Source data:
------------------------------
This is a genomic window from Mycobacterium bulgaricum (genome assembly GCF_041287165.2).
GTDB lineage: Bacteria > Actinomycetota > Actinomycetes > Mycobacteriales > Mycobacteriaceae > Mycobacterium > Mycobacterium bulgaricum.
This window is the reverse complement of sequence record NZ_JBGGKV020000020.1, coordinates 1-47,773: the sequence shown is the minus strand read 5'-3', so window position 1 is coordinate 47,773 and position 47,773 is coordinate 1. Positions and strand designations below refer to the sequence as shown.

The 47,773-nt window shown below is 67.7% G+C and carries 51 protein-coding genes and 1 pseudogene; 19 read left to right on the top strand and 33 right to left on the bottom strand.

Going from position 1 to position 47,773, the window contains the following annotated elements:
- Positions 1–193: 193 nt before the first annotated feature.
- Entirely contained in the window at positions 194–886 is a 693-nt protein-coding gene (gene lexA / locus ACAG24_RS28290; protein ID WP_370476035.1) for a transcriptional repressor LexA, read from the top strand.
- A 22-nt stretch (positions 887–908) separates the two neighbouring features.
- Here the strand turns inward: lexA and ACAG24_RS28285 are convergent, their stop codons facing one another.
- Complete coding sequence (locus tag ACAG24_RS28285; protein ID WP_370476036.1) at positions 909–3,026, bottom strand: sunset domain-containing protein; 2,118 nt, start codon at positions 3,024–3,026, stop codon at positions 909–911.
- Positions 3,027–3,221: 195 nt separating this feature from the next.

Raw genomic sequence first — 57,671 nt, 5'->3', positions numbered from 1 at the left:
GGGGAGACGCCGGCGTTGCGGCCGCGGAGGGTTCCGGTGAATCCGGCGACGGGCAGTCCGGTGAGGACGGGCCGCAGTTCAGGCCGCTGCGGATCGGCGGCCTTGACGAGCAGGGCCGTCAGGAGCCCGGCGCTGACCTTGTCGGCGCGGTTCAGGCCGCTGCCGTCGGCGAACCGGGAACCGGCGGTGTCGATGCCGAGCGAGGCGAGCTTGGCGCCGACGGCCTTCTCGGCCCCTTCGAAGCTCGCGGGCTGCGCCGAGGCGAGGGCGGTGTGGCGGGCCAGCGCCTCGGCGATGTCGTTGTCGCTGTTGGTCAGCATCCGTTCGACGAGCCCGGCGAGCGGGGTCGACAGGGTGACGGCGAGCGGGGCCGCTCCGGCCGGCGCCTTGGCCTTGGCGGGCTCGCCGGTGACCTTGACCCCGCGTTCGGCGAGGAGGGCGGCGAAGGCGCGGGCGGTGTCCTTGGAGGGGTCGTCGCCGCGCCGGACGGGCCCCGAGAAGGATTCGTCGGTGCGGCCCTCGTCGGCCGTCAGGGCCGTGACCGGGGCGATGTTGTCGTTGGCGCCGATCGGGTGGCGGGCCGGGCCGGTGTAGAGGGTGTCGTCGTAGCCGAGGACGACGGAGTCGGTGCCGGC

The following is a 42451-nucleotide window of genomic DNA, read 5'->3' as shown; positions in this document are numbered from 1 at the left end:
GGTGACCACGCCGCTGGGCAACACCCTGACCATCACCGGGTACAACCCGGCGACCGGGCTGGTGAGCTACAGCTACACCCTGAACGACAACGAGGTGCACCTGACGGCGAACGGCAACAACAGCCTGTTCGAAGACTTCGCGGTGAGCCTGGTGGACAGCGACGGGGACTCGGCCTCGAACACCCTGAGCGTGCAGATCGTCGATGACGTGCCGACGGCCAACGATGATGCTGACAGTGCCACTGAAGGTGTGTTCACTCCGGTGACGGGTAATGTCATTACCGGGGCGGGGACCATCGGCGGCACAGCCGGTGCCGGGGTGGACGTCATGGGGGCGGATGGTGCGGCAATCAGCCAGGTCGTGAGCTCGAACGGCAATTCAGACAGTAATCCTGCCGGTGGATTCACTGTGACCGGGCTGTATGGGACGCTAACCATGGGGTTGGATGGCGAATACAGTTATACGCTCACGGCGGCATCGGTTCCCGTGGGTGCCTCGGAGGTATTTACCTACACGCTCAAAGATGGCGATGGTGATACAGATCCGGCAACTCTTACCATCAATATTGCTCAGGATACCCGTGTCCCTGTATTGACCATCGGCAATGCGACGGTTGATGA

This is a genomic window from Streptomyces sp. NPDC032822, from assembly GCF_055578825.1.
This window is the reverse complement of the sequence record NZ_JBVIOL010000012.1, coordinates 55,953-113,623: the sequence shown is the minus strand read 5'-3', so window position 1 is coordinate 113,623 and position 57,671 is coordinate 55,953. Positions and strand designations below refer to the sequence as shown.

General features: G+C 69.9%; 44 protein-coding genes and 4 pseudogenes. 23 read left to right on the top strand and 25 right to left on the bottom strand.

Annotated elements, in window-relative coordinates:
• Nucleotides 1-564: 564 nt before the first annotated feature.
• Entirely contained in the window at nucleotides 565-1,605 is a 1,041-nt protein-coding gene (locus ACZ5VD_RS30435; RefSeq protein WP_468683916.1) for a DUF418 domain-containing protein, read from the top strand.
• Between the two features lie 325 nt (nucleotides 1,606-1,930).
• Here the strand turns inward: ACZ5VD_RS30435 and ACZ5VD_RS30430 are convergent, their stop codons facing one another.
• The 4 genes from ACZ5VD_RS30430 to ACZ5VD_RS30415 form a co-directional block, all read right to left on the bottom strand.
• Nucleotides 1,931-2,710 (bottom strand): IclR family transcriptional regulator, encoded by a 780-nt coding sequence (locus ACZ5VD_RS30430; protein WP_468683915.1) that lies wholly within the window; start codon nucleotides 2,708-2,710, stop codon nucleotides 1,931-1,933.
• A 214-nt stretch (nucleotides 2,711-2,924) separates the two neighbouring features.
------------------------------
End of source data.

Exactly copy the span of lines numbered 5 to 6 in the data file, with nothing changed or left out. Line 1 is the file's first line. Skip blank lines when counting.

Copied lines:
Going from position 1 to position 47,773, the window contains the following annotated elements:
- Positions 1–193: 193 nt before the first annotated feature.